Emissions Gap Report 2020: Where we are & where we should be to avoid catastrophe


  • The United Nations Environment Programme has released their Emissions Gap Report for 2020, highlighting where greenhouse gas predictions for 2030 are and how the world can avoid climate disaster
  • Currently, the world is headed for temperature rise in excess of 3°C this century and 2020 has likely to be the warmest year on record
  • Around 126 countries covering 51% of global greenhouse gas emissions had adopted, announced or were considering net-zero goals at the time this report was written, signifying that various countries are attempting to do their part to reduce emissions
  • Governments must go greener in the next stage of COVID-19 fiscal interventions to kick-start faster action on climate change

Scientists are increasingly warning that to avoid catastrophic impacts from climate change, the world’s governments must implement policies for massive greenhouse gas emissions reductions and begin a drawdown of carbon from the atmosphere within ten years. With 9 of 15 global tipping points now active, what we do today can either unleash an inhospitable hothouse Earth or secure a safe climate well into the future. For a safe and healthy future for all, endorse the Climate-Safe California Platform to implement scalable solutions that can reverse the climate crisis.

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Unexpected surge in methane emissions has scientists worried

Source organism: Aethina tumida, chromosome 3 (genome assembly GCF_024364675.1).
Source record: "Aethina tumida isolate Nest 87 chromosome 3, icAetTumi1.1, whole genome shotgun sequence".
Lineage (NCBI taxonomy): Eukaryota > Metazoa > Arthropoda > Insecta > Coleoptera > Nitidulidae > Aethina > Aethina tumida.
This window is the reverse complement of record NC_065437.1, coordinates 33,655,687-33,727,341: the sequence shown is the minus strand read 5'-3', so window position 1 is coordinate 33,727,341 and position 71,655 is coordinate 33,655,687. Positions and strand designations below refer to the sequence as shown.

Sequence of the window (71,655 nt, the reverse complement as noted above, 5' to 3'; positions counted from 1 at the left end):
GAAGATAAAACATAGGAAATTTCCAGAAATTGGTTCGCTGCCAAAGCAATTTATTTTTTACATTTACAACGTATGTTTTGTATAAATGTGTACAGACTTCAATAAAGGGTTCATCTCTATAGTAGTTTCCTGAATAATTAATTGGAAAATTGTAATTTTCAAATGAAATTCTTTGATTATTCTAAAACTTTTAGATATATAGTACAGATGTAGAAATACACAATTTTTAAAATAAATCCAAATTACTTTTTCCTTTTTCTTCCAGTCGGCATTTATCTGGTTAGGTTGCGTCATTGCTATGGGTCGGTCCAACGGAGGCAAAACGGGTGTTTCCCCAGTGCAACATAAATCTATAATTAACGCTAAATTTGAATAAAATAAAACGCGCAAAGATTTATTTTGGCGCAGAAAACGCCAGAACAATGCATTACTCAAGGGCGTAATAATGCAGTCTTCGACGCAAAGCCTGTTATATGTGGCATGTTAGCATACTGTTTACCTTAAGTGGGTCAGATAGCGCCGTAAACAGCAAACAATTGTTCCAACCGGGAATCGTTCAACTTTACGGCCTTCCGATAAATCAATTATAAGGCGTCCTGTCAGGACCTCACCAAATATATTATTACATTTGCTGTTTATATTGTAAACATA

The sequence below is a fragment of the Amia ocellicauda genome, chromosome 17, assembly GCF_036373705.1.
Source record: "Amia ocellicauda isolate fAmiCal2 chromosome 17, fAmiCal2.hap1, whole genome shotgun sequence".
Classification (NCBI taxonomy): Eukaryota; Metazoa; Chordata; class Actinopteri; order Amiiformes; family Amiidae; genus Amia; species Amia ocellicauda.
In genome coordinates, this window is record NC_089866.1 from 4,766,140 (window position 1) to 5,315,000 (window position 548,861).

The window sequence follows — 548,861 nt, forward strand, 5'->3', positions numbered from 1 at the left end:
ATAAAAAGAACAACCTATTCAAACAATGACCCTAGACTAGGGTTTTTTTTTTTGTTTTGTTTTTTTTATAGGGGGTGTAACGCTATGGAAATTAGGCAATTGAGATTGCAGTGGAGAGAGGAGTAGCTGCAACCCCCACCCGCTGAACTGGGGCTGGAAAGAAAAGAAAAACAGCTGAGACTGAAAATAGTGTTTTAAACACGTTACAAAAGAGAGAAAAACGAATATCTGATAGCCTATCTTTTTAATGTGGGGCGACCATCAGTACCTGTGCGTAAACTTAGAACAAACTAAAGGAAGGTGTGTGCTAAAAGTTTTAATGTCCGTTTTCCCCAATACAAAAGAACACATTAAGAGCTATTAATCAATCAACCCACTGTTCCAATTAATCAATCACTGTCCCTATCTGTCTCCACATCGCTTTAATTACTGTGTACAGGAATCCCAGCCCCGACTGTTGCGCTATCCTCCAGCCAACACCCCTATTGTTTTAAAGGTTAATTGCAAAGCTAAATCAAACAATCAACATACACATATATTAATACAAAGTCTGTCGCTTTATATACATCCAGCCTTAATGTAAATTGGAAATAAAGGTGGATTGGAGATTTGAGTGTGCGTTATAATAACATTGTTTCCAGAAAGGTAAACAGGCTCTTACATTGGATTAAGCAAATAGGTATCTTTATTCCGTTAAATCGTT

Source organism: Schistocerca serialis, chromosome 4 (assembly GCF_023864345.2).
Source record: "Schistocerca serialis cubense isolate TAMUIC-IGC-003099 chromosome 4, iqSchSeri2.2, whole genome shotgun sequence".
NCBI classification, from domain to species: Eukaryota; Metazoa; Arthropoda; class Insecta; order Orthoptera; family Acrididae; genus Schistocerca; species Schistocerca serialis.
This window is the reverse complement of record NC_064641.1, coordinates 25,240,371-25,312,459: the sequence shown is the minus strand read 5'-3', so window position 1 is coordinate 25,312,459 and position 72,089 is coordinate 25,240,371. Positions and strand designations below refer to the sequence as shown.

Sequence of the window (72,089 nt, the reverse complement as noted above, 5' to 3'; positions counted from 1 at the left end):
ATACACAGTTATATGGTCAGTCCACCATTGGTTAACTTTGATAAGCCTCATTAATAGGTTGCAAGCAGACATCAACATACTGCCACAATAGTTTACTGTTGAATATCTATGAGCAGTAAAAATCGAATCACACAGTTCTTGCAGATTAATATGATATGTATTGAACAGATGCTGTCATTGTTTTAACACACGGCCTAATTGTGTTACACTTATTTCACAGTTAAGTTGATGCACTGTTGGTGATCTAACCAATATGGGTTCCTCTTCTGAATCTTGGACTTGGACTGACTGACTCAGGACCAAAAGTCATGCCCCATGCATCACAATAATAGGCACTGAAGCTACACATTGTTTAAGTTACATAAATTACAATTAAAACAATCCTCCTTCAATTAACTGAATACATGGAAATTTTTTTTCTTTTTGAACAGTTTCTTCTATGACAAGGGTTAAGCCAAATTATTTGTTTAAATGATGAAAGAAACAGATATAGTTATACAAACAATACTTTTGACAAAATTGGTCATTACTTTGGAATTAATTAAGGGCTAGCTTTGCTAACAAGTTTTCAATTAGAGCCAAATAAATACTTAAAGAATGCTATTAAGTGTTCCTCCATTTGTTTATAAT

from Climate Nexus


There is a noticeable global surge in methane emissions with the U.S. accounting for the largest source of growth.  If this trend continues, all progress made towards reaching Paris Agreement climate goals will be lost. 

  • Though tropical wetlands may play a role, scientists agree that large methane emissions are from the production and distribution of natural gas
  • Scientists agree the most practical option to mitigating these emissions is through ending gas leaks and venting
  • Fossil-fuel methane emissions account for roughly 34% of total anthropogenic emissions, which in turn account for as much as 60% of total methane emissions
  • In the United States, the natural gas and petroleum system is the largest source of methane emissions and recent analysis suggests that U.S. methane emissions from this industry have increased over the last 10 years at 3.4% per year– about 40% over the decade
  • The International Energy Agency estimates that the global oil and gas industry is capable of reducing its emissions by 75% and 40-50% of these emissions reductions can be made at zero net cost

The Climate Center’s Climate-Safe California campaign includes steps to get to 100% clean energy.  

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